Republicans have won sizable gains inside the Statehouse in the last two cycles. They won back the House from Democrats in 2010 and built on that lead in 2012, achieving a supermajority for the first time in decades. The recipe for Republicans is to keep doing what they've been doing, said Pete Seat, an Indiana Republican operative and former party spokesman.

"First, you focus on and highlight the results of legislation that has been previously passed, the positive effects of those policies, and second is continuing offering ideas for the future," Seat said. "I think that's how Republicans have been successful in the past several cycles."


  • Blinded
    Anyone who thinks that either party has the answers is blinded to history. Debt had increased under both parties, education has failed under both parties, healthcare costs have increased under both parties, etc. If all you do is drink the Kool-Aid, then you will end up like Jonestown. Look at what the candidates DO, not what they SAY. Government is not the end all, be all answer, nor is it the Great Pariah.
  • Speaking for this comment area
    Correct me if I'm wrong but I don't see any negative comments from liberals on here.
  • um
    because lame names is strictly a gop thing or something.....I do like Killary though I prefer 'The Great Divider" over Obummer lol of course we haven't heard the play on words involving Speaker Boehner, the Tea Party, but typically progressives play dirty and call GOP, well see for yourself http://redalertpolitics.com/2013/09/30/10-names-democrats-have-called-republicans-on-the-brink-of-a-government-shutdown/ now stick to yelling racist and blaming Bush...because we all know that progressives are incapable of comments that actually contain anything of substance pointing to positive results of socialist policy
  • GOP Greatest Hits
    Wow we get to see comments with both "Killary" and "Demorat" today! Indiana's finest conservative "clever" name writers are at it! Maybe we'll see a reference to Obummer in an upcoming comment?? I can't wait!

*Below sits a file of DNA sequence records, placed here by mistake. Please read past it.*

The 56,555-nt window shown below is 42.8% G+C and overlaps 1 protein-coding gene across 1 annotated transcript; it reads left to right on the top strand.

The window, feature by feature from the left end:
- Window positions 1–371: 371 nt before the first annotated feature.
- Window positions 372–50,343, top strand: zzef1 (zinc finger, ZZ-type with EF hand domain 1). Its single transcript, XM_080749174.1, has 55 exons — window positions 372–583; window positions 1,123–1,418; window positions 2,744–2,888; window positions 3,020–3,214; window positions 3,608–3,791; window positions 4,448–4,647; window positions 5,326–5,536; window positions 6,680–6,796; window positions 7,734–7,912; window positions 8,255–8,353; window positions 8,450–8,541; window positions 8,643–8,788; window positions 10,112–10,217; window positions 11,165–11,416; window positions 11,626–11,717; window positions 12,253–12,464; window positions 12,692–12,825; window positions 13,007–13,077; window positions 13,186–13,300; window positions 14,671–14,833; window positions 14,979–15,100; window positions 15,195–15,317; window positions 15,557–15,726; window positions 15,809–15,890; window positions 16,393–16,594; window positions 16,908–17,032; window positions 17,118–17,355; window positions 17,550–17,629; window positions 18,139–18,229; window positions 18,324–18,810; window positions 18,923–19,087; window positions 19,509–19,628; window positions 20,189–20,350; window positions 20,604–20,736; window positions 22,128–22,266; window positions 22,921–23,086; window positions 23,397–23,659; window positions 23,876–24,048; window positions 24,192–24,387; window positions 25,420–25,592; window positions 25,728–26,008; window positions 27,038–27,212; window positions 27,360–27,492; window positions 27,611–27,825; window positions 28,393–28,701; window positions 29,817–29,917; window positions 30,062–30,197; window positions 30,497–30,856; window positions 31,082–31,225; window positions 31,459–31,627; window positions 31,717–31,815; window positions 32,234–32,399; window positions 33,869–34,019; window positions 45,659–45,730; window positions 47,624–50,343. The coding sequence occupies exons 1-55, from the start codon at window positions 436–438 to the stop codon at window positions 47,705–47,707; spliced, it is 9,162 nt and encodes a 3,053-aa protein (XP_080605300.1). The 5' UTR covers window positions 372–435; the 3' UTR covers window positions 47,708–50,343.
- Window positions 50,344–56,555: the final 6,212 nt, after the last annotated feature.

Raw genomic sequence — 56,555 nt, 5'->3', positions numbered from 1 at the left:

• vote DEMORAT
    ....if you like high debt, high unemployment, lack of future, lack of school choice, zero control of healthcare, gun control, wasted tax funds.... a vote for dems and we'll see the few jobs disappear and schools will decline. what will increase is debt, union thugs, and crime
  • Left wing sheep
    My loyalty to political parties passed long ago, thank God. The GOP may have too many idiots in its ranks, but at least there's choice in their primaries. The left wing goes along with anyone their party machine anoints. I'm highly amused at democrats already lining up to support Killary in 2016. LOL at loyal leftwing sheep.
  • GOP
    Continue the good work GOP! http://www.theatlanticcities.com/neighborhoods/2014/05/new-memorial-indianapolis-homicide-victims-will-be-built-out-guns-killed-them/9043/
  • Set Aside the Culture Wars
    What happened to the relatively sober position of Gov. Daniels, who said we should set aside divisive social issues and instead focus on the economy and the budget? Instead, we have a state legislature that is so busy with social engineering and micromanaging local governments that they miss the forest for the trees!
  • GOP Trainwreck
    It really is time to balance Indiana State government. The GOP in Indiana has proven that they're more interested in keeping women barefoot and pregnant, putting gays back in the closet, removing social safety nets, and shoveling more money to the wealthy. Vote AGAINST the GOP and vote FOR Independents and Democrats!

Post a comment to this story

We reserve the right to remove any post that we feel is obscene, profane, vulgar, racist, sexually explicit, abusive, or hateful.